This Company Will Only Hire Former Convicts And People Looking For A Second Chance

A positive environment.

Mike Caron is a program director at Douglas County Jail. He is also a board member at Sun Cedar, an organization based in Lawrence, Kansas, who's unique employment policy is undoubtably changing lives. 

Sun Cedar's About page puts it simply: They employ those "in transition," like former convicts, recovering addicts, or homeless persons, whose career opportunities are limited due to their histories.

And it's all "in a continuing effort to provide them a sense of purpose and restore their fundamental human dignity," it states on the website. 


Sun Cedar's CEO, Shine Adams, believes that everyone deserves a chance to work.

In a video about the company, Caron says: "One of the most important things that something like Sun Cedar does is provide an environment where people understand that the community hasn't given up on them." This is needed, considering there are approximately 12 million people in the United States with felony convictions alone, and unless they're considering things like joining the military, doing construction or becoming their own bosses, it's difficult to find a job.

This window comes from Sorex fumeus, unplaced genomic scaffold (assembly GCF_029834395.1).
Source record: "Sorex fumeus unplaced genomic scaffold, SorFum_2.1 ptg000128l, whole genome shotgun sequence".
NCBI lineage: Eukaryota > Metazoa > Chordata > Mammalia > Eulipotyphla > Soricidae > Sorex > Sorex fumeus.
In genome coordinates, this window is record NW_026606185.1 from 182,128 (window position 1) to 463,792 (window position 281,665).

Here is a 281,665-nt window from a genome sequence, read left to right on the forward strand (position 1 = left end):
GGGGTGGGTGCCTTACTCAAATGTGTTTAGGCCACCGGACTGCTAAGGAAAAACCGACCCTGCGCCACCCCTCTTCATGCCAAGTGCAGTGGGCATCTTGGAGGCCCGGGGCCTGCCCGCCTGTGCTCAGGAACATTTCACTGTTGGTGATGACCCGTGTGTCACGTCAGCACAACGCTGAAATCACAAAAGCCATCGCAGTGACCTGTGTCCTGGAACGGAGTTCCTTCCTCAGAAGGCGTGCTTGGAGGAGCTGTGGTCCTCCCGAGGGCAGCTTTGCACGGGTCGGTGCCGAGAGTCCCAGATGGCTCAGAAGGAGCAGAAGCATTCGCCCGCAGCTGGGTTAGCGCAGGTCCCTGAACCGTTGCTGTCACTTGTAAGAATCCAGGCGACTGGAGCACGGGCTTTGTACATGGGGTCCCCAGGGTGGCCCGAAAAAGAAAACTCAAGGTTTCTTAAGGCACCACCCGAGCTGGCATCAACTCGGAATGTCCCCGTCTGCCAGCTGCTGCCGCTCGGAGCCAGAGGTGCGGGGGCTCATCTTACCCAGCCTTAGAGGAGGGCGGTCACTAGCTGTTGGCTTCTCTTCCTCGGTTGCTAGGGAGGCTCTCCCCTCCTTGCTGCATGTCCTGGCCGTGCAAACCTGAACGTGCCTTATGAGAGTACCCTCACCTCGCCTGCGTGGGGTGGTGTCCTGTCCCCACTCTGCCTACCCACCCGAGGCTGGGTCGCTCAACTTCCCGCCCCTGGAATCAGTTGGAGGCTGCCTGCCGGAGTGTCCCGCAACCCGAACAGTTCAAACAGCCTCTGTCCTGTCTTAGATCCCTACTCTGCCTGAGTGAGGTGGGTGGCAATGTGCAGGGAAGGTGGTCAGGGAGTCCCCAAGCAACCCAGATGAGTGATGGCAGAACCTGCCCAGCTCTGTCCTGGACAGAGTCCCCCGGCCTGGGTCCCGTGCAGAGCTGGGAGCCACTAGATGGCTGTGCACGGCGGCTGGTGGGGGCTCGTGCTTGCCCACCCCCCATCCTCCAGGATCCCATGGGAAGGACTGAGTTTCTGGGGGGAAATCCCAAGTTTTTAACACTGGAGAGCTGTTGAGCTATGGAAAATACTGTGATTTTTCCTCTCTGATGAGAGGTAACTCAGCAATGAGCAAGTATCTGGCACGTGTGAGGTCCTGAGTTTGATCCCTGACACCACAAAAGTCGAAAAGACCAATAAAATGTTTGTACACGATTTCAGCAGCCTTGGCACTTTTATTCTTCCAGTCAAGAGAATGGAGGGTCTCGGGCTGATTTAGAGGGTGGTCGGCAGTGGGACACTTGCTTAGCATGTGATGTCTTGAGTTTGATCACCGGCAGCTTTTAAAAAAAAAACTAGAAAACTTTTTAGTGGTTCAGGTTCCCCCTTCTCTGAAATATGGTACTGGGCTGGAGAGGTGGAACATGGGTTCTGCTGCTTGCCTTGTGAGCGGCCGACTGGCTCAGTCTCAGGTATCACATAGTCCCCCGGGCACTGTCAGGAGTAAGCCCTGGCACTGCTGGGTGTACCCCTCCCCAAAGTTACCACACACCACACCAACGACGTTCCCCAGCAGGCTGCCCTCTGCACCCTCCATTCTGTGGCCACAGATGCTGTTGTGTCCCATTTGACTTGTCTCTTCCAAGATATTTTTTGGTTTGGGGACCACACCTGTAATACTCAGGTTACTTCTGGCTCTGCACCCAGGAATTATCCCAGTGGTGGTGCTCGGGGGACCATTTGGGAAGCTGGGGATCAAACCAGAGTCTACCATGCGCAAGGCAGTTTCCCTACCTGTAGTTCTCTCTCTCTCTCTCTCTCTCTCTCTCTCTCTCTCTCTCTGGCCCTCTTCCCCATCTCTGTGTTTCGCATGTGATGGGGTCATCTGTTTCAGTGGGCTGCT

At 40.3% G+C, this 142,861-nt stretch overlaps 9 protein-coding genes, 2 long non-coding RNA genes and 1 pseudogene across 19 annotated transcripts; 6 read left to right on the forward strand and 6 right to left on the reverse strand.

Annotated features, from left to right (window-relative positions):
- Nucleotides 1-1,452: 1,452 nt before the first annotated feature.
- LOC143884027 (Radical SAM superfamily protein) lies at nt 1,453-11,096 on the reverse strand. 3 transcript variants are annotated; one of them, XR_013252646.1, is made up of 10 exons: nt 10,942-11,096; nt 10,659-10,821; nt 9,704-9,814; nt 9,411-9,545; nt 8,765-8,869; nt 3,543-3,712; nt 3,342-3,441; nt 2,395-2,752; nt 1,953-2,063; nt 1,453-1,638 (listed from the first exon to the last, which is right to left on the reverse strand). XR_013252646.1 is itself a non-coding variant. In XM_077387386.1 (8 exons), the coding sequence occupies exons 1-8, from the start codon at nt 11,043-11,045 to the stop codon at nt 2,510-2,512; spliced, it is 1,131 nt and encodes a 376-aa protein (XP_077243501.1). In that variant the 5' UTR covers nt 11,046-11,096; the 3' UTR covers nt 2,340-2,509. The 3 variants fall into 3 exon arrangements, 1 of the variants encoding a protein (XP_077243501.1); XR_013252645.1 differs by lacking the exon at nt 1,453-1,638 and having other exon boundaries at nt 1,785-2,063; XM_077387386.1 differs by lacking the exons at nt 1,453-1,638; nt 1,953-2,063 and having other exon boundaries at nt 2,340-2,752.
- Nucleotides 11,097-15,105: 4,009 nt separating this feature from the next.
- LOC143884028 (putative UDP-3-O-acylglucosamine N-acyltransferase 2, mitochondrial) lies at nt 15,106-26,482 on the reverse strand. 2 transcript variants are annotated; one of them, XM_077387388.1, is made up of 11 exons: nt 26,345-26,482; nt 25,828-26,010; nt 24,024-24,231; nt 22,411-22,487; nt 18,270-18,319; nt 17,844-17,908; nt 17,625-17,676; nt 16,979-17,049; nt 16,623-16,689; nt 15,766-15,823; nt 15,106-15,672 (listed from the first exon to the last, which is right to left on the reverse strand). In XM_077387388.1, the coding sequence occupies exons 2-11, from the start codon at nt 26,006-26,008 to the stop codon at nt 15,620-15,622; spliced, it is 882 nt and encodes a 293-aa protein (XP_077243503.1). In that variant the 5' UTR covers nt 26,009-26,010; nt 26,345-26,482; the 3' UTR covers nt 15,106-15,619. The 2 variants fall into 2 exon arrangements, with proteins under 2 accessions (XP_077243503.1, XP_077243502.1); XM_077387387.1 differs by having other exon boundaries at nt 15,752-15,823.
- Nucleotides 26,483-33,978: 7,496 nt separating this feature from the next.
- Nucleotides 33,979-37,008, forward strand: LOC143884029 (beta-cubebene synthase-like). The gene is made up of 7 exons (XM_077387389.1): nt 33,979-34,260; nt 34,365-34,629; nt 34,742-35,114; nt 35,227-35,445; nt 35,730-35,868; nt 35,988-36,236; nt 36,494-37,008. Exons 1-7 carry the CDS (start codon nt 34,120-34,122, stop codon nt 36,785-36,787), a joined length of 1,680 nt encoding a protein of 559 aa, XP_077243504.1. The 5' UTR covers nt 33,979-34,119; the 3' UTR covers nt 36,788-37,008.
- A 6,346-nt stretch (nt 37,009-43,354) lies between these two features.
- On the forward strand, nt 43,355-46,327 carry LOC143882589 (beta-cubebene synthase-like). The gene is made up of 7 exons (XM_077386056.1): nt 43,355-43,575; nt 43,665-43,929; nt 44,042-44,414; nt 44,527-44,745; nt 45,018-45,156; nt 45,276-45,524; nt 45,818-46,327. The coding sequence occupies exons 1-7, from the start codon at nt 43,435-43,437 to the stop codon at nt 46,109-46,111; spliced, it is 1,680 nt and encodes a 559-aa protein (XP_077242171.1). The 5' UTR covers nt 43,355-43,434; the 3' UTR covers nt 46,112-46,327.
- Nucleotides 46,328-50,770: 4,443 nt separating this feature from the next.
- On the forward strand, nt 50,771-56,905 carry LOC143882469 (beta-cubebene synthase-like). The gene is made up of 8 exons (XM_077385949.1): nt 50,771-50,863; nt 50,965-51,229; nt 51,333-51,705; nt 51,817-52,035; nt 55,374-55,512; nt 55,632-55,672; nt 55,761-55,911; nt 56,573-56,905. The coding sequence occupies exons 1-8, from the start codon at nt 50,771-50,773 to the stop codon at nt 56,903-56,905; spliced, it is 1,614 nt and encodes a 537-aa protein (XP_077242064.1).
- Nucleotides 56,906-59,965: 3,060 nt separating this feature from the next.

Sun Cedar, however, gives these people a second chance by employing them to make natural products out of scrap wood. Specifically, they make hanging tree air fresheners that are approximately 4.5 inches tall and 2.5 inches wide.

"One of the most important things that something like Sun Cedar does is provide an environment where people understand that the community hasn't given up on them."

One employee, Abraham White Weasel, says he's not only building products, but he's especially focused on working on himself. 

And "we are lucky to have him with us," the company writes on their staff page, which is filled with positive words about each person working there.

But Sun Cedar needs outside support to continue growing.

Up until now, the company had been funded through Adams' personal savings. To combat this — while raising money to expand the business and hire more employees — Sun Cedar started an online Kickstarter campaign.

And as of yesterday, the Kickstarter reached it's first goal. They've raised over $41,000 dollars with 724 backers.

Be sure to continue sharing Sun Cedar's story, as well as shopping their site. And all the attention is well-deserved for a company that's, in the words of Upworthy writer Morgan Shoaff,  "fighting the stigma of criminal records and homelessness at the same time." 

Watch the full video below:

(H/T: Upworthy)

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